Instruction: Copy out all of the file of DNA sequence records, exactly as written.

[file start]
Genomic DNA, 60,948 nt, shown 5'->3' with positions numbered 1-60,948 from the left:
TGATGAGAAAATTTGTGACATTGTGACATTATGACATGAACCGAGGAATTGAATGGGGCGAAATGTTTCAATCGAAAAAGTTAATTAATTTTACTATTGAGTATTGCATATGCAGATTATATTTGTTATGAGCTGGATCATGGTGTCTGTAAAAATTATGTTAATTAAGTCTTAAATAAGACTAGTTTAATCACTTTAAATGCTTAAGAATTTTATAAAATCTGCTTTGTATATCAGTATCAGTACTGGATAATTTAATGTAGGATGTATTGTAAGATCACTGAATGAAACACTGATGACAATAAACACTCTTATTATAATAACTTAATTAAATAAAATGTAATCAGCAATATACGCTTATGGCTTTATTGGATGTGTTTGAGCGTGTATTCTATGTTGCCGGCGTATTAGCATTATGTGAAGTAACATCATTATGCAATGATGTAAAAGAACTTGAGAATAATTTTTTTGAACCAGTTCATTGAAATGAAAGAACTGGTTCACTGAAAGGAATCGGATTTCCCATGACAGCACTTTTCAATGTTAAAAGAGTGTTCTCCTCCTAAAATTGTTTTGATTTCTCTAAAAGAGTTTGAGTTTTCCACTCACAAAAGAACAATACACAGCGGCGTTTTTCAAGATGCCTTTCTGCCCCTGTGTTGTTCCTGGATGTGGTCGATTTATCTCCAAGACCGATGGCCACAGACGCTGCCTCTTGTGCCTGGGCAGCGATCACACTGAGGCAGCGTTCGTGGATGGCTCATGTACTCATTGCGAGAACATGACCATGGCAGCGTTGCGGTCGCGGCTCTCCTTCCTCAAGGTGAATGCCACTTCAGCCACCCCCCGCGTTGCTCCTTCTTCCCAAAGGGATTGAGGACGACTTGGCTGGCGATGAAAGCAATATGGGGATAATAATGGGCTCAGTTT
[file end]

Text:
Genomic DNA, 60,948 nt, shown 5'->3' with positions numbered 1-60,948 from the left:
TGATGAGAAAATTTGTGACATTGTGACATTATGACATGAACCGAGGAATTGAATGGGGCGAAATGTTTCAATCGAAAAAGTTAATTAATTTTACTATTGAGTATTGCATATGCAGATTATATTTGTTATGAGCTGGATCATGGTGTCTGTAAAAATTATGTTAATTAAGTCTTAAATAAGACTAGTTTAATCACTTTAAATGCTTAAGAATTTTATAAAATCTGCTTTGTATATCAGTATCAGTACTGGATAATTTAATGTAGGATGTATTGTAAGATCACTGAATGAAACACTGATGACAATAAACACTCTTATTATAATAACTTAATTAAATAAAATGTAATCAGCAATATACGCTTATGGCTTTATTGGATGTGTTTGAGCGTGTATTCTATGTTGCCGGCGTATTAGCATTATGTGAAGTAACATCATTATGCAATGATGTAAAAGAACTTGAGAATAATTTTTTTGAACCAGTTCATTGAAATGAAAGAACTGGTTCACTGAAAGGAATCGGATTTCCCATGACAGCACTTTTCAATGTTAAAAGAGTGTTCTCCTCCTAAAATTGTTTTGATTTCTCTAAAAGAGTTTGAGTTTTCCACTCACAAAAGAACAATACACAGCGGCGTTTTTCAAGATGCCTTTCTGCCCCTGTGTTGTTCCTGGATGTGGTCGATTTATCTCCAAGACCGATGGCCACAGACGCTGCCTCTTGTGCCTGGGCAGCGATCACACTGAGGCAGCGTTCGTGGATGGCTCATGTACTCATTGCGAGAACATGACCATGGCAGCGTTGCGGTCGCGGCTCTCCTTCCTCAAGGTGAATGCCACTTCAGCCACCCCCCGCGTTGCTCCTTCTTCCCAAAGGGATTGAGGACGACTTGGCTGGCGATGAAAGCAATATGGGGATAATAATGGGCTCAGTTT